Auctions by the Bay

2700 Saratoga Street,
Alameda, CA 94501

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Additional Info

Styles: Art Deco

Previous Names: NAS Alameda Theatre

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Auctions by the Bay

A lavishly-restored movie theater located in the former Alameda Naval Air Station. Used as an auction house and until recently, a showcase for classic cinema.

After making a million dollars in improvements to the theatre and leasing the 420-seat theatre for 10 years, in 2011, it was reported that Allen Michaan would cease leasing it, but is seeking to work out another arrangement with the City of Alameda. Michaan is well known for his operation of Oakland’s Grand Lake Theatre.

Contributed by Garrett Murphy

Recent comments (view all 9 comments)

scottfavareille on February 11, 2004 at 10:28 am

Allen Michaan, who operates Renaissance Rialto theaters, operates both this theater and the auction operation. The theater operates on Fridays, Saturdays, and Sundays.

stefoscope on February 20, 2004 at 9:43 pm

Having seen photos of what this former Naval Air Station theatre looked like before the current management renovated it, I can say that they did a fantastic job of transforming it into a deco-style venue for vintage films. The selection of movies run is very impressive, and the presentation of them is generally a class act. Hopefully the turnout continues to grow, so they will be able to keep this going. It’s a jewl for the bay area!

gsmurph on August 9, 2004 at 2:08 am

Sadly, Auctions by the Bay has shown its last film as of earlier tonight (August 8); an article in Saturday’s Oakland Tribune mentioned this awful news. However, the auction operation continues there (so it’s not endangered), and perhaps someday this theater will show films once again.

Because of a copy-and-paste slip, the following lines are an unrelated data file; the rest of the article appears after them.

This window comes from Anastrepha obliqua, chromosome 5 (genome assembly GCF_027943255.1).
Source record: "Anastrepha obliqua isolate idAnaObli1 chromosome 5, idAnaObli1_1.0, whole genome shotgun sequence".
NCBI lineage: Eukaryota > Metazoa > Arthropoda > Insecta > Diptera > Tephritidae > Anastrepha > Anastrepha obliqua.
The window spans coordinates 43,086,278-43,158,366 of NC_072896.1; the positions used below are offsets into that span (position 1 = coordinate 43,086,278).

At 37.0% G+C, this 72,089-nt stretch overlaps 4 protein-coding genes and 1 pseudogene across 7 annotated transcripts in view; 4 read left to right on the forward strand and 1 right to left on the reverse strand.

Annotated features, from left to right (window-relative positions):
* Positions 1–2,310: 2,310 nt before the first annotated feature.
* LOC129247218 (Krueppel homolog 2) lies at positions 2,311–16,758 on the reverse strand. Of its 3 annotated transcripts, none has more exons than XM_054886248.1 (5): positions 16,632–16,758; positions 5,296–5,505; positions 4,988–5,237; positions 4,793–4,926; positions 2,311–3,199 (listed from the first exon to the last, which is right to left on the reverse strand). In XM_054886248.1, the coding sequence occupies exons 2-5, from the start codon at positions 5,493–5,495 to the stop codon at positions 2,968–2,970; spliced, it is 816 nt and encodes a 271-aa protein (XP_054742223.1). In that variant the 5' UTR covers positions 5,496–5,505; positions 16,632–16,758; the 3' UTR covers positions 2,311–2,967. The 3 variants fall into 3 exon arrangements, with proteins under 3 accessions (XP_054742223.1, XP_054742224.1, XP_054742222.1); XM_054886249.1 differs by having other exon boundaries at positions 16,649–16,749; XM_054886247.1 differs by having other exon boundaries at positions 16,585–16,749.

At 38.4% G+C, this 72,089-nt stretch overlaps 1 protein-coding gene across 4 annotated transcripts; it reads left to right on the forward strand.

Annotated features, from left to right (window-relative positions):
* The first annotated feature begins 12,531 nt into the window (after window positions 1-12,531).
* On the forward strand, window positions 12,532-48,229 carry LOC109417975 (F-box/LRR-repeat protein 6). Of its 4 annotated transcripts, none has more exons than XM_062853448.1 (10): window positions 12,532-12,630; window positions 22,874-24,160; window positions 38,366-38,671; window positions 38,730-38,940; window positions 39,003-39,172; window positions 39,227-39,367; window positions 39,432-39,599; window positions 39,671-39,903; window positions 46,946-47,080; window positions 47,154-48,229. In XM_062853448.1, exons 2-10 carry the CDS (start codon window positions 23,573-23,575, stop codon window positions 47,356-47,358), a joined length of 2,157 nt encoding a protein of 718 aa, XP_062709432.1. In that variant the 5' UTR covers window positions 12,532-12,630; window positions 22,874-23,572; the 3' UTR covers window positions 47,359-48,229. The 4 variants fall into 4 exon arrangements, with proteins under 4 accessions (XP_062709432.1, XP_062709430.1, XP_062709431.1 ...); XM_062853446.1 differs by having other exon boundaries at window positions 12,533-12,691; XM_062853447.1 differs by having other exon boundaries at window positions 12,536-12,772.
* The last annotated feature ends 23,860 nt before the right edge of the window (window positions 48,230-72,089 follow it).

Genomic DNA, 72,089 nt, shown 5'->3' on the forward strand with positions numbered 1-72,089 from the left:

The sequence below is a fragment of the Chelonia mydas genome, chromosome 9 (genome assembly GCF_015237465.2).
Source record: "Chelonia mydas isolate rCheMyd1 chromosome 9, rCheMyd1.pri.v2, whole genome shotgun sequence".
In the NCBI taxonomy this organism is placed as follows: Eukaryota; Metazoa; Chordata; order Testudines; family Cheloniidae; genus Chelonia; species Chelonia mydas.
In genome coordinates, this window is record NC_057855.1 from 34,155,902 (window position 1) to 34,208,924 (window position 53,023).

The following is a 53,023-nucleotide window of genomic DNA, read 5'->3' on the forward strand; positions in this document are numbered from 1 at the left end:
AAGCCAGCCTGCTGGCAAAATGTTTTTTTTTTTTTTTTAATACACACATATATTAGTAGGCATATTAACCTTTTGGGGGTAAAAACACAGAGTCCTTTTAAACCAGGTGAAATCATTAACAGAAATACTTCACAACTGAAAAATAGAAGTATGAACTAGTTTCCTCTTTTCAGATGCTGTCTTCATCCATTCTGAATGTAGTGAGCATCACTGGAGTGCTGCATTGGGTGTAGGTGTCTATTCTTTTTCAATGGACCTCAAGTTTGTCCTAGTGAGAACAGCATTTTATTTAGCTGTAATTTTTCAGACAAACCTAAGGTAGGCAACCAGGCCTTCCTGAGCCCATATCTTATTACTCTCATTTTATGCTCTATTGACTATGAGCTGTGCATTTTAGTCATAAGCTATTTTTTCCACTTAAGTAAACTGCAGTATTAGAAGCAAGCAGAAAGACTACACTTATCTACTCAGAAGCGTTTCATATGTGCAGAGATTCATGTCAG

gsmurph on August 12, 2004 at 5:14 am

Auctions by the Bay seats 450 people.

bruceanthony on August 12, 2004 at 3:14 pm

I attended the last day Auctions by the Bay showed movies in this beautiful auditorium. I saw the last double bill of “North By Northwest” and “Out of the Past.” It was my first time attending and I guess my last. I think the name and the location prevented it from being more successful besides cheap DVD rentals of the classics.brucec

Gogo on May 4, 2005 at 2:18 pm

I loved going to this theater. Absolutely great movie line up and a gorgeous interior to boot. Unfortunately it didn’t last very long. About 1 year maybe? I think the problem was the lack of advertising. Really the only way that one would’ve heard about the theater was by attending the auctions (the theater’s primary function) or by going to the monthly Alameda antique fair. I think more exposure in local “free” papers such as East Bay Express or the Guardian would’ve helped substantially.

In addition, the exterior of the building was somewhat nondescript. The Alameda Navy base is fairly large and with so many deserted looking structures, the theater wasn’t the easiest thing to find.

It’s a shame because the only other theater in the San Francsico Bay Area that shows classic movies is the Stanford in Palo Alto.

DevilDoll on May 4, 2005 at 2:36 pm

I agree, the theatre at the old Alameda NAS should have done more advertising. I also wish they had showed some obscure films; most of the movies that I saw on their calendar I have already seen many times.

The Paramount in Oakland shows classic movies on occasion…..although I’m not sure how the last one, “You’ve Got Mail” would qualify as such.

I sure do miss the U.C. Theatre in Berkeley. The seats were uncomfortable& the floor was sticky, but they showed an amazing variety of movies, including silents, which are hard to find on a big screen these days.

e4kbb on July 31, 2005 at 5:51 pm

This is a beautiful theater, but “restored” is a misnomer. It was made grander in interior decoration than it ever was originally when it was rehabbed. I don’t have a problem with what was done but I think “restoration” should be used carefully, or people will think that the historical theater looked as it does now.

shoeshoe14 on March 6, 2007 at 3:39 pm

It closed in 2004.

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